The fine line between fiction and reality has been shattered; we notice more and more that authors endlessly reinvent the relationship between the “two worlds” genre. This ongoing process appeals to each and every one of us, for we live in a world where the human being is continuously trying to recreate itself.
Literature is key to understanding the world we live in, or used to live in.
Part 2: Graduate Student Experience
Why did you pursue graduate studies?
I pursued graduate studies because I was passionate about literature and research. After my exchange year in 2012 at the University of Victoria, I knew I had found a home in my academic career. I thought it would be a unique opportunity to study in a North American university – and I always go where opportunity takes me! I also thought that having the complementary experiences of being an English graduate student in France and a French graduate student in English-speaking Canada would be incredibly enriching.
Why did you choose UBC?
I decided to study at UBC mainly because of my supervisors’ work. I also knew that I would benefit from the interesting research done by other professors in the Department of French, Hispanic and Italian Studies (FHIS) – not only in the French section, but in the Hispanic, Portuguese and Italian sections.
FHIS offers students the chance to study, learn, and make connections with other areas of academia. Literature brings people together, and FHIS embodies this philosophy.
Another important motivator was the chance to teach French courses at the beginner and intermediate levels as a Teaching Assistant. You can build a strong relationship with your instructors, who are always present to guide you to become a better teacher.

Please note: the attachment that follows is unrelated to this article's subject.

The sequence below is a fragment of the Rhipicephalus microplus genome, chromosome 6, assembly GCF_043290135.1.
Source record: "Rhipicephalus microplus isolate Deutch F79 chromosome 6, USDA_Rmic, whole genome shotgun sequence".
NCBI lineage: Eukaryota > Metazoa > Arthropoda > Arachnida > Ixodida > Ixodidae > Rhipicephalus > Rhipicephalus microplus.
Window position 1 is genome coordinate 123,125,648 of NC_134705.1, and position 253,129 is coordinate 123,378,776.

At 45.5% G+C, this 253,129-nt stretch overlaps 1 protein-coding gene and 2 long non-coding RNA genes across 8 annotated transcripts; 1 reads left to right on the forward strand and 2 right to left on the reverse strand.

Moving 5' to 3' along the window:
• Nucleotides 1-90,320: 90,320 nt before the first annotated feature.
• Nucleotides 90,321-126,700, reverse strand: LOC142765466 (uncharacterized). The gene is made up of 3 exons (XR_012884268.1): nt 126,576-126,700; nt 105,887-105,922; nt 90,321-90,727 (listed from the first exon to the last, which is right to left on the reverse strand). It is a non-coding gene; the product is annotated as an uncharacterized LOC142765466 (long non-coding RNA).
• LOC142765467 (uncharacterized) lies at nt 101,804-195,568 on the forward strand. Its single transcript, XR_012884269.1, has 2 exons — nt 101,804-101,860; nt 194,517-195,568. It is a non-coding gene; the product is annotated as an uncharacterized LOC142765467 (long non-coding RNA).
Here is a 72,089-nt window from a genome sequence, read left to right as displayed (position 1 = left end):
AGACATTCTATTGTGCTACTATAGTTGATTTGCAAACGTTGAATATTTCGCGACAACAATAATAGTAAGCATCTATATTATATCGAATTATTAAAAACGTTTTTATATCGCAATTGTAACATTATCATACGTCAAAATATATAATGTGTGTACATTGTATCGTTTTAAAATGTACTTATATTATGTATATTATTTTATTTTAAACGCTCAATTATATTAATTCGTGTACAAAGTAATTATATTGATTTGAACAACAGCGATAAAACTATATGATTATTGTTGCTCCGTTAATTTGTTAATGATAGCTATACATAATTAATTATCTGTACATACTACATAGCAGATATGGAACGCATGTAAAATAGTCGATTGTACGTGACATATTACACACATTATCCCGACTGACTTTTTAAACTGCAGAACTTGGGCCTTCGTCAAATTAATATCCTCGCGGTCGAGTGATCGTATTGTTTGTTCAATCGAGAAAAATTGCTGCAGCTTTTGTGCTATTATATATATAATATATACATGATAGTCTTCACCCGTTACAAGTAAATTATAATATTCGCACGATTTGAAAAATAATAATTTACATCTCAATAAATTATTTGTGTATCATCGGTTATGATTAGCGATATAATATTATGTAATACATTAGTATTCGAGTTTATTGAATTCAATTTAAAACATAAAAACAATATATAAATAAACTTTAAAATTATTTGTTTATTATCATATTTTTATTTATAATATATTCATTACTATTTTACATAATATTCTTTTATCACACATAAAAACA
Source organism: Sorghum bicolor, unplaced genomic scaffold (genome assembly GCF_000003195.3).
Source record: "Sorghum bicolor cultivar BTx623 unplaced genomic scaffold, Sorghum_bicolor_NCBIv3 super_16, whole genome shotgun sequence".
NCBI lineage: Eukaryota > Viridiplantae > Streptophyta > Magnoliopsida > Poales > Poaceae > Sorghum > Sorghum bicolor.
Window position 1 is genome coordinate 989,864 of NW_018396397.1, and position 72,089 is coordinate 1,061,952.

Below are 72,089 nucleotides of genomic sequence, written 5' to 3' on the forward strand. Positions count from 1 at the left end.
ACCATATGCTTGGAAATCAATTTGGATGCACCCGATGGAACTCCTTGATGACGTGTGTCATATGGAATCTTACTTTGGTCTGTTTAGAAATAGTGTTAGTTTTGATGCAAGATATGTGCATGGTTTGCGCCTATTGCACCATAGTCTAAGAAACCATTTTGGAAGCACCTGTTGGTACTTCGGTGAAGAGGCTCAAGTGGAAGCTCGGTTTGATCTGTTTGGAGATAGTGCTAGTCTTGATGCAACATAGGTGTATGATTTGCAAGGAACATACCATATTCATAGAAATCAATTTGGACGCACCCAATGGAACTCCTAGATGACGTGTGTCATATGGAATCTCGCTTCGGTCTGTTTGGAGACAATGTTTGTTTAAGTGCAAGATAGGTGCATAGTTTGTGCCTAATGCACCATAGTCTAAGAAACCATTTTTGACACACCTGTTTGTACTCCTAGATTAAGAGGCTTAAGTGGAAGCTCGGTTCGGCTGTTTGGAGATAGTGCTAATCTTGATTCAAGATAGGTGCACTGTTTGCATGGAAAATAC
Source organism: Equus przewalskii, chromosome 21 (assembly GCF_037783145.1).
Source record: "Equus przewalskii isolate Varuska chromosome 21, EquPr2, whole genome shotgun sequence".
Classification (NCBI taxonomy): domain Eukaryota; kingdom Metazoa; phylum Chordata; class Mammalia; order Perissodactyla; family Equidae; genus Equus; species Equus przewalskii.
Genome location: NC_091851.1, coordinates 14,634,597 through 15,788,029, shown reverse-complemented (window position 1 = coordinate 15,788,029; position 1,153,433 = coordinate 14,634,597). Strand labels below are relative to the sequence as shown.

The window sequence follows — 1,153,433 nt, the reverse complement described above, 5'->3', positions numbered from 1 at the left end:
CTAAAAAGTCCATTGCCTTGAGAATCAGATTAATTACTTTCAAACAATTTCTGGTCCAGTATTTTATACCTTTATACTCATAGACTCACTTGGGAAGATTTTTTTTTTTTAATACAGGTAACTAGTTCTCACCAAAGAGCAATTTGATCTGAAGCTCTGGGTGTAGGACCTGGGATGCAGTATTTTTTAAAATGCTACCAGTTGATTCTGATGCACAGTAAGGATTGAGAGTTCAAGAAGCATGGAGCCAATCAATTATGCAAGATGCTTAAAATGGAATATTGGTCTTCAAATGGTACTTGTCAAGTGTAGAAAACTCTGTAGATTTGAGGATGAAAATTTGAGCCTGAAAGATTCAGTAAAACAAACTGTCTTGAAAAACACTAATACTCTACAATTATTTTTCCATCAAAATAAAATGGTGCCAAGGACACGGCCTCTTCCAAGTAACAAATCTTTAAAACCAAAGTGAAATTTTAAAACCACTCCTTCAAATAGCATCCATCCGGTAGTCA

And, of course, it’s hard to compare anything to the campus life of UBC and its scenic surroundings! I will never get tired of the beautiful mountains and ocean view!
What is working with your graduate supervisors like?
Dr. Ralph Sarkonak and Dr. André Lamontagne are my co-supervisors. They are excellent scholars, professors and supervisors; it is a great pleasure to work with them. They are very precise and helpful when it comes to giving constructive feedback. Whenever I meet with them to discuss my dissertation, they always push me to go further in my thinking. They are also very supportive, taking the time to ask me about the struggles and joys that I experience in life.
What advice would you give to people who are discerning whether graduate school is for them?
Ask yourself the right questions. If you do decide to pursue graduate school, it should be your own choice. Always trust your instincts!
Graduate life will bring you lots of new experiences, adventures, opportunities, and intellectual and personal encounters; it will literally feed your brain! However, it is not for everyone, and you will have to overcome the challenges that come along with this choice. I believe life shows you the path to take, so make sure you always choose the one that it right for you as an individual.
Interested in Graduate Studies?
UBC’s MA and PhD programs in French and Hispanic Studies are currently accepting applications for the September 2020 intake. Applications are due March 15th (for international students) and March 31st (for Canadian and U.S. students).